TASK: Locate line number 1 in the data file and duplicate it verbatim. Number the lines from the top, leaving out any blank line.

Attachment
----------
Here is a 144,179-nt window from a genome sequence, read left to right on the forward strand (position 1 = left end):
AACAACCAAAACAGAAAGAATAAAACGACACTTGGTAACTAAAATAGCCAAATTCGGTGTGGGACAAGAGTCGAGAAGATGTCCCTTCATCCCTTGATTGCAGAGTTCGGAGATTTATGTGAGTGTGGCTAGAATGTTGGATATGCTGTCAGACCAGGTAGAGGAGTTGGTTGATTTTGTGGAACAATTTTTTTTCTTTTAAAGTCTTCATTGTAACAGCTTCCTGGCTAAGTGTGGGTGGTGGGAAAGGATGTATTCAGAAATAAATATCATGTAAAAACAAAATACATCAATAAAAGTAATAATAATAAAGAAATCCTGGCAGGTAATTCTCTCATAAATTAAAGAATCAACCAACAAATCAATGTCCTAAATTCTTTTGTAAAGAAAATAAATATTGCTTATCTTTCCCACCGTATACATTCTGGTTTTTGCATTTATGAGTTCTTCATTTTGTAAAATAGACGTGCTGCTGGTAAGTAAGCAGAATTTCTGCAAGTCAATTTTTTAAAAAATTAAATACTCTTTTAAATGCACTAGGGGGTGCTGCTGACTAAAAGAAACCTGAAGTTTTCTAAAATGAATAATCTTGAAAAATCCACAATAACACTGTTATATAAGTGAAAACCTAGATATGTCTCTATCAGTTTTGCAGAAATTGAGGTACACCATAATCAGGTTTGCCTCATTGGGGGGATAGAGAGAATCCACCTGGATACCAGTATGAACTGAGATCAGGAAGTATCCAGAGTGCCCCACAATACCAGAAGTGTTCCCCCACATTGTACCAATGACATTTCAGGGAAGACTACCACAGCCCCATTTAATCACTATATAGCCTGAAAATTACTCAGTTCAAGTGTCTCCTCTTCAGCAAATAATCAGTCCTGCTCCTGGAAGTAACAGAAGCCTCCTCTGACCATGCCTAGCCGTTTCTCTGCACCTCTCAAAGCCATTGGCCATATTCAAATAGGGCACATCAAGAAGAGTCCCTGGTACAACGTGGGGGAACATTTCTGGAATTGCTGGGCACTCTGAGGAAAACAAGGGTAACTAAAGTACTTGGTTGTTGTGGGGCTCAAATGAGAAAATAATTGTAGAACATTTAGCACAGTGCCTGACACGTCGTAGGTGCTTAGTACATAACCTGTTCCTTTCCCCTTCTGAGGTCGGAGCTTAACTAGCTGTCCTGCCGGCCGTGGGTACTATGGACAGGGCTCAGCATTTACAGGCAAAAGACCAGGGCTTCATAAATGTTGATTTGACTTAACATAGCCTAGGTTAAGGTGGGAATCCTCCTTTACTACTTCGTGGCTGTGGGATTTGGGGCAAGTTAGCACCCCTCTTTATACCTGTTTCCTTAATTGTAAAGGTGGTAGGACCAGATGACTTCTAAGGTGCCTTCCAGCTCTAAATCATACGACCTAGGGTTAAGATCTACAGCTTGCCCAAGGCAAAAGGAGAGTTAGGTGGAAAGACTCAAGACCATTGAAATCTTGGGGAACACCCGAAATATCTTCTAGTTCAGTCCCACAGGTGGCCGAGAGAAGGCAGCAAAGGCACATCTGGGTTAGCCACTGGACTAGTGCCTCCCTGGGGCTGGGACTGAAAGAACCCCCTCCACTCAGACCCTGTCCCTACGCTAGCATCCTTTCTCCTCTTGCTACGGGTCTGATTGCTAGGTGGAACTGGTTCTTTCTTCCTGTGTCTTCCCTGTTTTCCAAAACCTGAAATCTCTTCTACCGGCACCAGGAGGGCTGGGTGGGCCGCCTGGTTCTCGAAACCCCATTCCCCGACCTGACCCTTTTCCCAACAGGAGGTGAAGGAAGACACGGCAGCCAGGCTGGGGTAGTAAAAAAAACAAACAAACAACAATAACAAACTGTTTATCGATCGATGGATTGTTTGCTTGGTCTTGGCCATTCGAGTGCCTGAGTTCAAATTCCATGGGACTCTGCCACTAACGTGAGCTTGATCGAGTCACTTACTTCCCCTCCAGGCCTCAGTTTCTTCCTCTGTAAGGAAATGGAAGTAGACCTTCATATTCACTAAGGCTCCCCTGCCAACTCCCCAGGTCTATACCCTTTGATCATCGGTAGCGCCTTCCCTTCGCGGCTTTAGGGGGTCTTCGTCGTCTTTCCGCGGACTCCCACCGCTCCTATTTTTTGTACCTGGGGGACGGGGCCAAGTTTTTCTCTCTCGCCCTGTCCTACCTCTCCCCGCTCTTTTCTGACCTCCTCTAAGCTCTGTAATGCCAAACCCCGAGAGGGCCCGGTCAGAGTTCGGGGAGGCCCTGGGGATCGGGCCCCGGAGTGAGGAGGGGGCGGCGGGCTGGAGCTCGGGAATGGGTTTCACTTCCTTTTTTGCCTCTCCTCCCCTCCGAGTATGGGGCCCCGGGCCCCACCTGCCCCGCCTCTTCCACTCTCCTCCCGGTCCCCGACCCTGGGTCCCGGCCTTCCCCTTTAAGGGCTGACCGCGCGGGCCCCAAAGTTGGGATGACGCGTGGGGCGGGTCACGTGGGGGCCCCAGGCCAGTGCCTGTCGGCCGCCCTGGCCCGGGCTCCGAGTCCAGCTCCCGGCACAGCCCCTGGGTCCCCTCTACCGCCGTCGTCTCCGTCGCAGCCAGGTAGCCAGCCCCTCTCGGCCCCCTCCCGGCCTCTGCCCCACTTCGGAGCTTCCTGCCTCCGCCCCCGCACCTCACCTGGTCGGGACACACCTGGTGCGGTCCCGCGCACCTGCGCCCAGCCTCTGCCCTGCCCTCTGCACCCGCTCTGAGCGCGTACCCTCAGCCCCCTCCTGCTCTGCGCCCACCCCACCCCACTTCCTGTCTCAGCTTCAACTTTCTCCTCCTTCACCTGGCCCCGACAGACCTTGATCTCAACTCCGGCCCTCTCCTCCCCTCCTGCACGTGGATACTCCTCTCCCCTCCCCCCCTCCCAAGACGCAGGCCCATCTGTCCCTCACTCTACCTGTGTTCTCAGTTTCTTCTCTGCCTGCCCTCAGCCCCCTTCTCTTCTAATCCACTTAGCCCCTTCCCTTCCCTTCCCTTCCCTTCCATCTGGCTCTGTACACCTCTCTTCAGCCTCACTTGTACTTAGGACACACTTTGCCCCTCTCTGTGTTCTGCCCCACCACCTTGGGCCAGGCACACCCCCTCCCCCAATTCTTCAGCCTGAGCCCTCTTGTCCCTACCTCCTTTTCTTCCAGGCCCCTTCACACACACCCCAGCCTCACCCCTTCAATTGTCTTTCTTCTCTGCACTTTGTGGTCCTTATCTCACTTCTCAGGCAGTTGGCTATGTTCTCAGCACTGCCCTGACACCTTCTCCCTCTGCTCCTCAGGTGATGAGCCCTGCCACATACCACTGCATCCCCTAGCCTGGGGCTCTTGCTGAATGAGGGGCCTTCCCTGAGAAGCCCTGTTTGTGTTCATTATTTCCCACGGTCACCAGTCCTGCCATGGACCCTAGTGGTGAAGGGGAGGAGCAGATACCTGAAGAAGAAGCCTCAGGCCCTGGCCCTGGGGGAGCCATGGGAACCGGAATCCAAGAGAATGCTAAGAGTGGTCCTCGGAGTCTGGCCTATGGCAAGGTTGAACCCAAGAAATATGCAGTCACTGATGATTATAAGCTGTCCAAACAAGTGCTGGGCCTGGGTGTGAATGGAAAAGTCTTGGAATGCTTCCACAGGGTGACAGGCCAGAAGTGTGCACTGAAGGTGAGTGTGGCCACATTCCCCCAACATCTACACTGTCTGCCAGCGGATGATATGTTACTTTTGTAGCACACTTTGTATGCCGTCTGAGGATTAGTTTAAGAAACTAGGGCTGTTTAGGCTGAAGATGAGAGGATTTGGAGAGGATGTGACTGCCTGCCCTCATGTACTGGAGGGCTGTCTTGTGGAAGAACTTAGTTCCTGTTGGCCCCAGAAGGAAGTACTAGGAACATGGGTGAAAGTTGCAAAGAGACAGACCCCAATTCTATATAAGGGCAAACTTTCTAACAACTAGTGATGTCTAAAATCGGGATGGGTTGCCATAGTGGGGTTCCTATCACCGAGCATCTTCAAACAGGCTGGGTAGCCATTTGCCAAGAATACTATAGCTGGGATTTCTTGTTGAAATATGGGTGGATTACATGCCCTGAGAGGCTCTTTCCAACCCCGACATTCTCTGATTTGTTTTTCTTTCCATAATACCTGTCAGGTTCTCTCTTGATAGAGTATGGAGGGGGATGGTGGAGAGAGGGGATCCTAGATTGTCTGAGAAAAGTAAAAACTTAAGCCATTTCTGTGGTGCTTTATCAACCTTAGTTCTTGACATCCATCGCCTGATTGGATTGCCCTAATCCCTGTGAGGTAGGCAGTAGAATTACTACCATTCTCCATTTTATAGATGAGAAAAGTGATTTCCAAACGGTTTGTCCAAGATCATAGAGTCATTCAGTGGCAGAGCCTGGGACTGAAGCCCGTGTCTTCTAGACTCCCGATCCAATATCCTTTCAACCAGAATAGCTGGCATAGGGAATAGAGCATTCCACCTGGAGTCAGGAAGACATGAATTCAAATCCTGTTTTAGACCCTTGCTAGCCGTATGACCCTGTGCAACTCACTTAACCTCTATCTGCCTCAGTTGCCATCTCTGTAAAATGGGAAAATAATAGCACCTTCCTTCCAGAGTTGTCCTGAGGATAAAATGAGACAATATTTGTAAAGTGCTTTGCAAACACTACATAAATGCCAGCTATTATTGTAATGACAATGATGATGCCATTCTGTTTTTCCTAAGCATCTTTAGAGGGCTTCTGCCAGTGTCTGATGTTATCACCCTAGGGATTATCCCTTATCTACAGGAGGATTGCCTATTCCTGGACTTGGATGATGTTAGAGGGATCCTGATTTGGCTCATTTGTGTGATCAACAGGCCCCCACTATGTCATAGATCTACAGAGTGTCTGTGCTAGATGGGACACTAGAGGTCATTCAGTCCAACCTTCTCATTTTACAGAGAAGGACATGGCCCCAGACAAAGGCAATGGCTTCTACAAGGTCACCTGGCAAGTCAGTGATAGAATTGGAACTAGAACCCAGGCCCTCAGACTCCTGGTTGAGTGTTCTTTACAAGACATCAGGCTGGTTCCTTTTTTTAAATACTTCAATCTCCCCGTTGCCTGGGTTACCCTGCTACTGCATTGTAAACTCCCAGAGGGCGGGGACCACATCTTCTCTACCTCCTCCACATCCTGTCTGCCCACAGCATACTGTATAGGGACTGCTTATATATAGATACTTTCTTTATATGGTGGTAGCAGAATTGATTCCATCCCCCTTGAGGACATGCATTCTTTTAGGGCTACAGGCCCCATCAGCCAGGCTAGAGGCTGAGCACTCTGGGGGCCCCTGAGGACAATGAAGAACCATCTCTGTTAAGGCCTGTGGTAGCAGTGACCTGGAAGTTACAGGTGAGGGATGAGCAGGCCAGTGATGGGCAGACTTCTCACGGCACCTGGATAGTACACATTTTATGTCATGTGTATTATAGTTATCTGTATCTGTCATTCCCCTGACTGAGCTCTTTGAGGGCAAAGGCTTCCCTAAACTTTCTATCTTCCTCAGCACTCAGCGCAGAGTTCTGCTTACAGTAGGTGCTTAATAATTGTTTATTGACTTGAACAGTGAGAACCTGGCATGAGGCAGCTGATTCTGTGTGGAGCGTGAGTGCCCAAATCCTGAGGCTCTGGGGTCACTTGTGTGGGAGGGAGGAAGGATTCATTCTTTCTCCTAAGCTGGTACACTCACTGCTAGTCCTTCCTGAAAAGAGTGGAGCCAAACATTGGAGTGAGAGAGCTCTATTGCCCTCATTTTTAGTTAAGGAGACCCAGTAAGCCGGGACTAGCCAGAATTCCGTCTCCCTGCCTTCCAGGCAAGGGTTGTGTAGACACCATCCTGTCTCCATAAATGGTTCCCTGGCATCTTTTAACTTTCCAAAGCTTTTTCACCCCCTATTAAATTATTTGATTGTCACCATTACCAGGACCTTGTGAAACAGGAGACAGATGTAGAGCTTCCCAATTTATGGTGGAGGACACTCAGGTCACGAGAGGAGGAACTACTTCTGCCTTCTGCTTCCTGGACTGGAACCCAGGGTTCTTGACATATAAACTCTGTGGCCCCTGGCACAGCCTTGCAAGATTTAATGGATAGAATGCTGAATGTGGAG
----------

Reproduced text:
Here is a 144,179-nt window from a genome sequence, read left to right on the forward strand (position 1 = left end):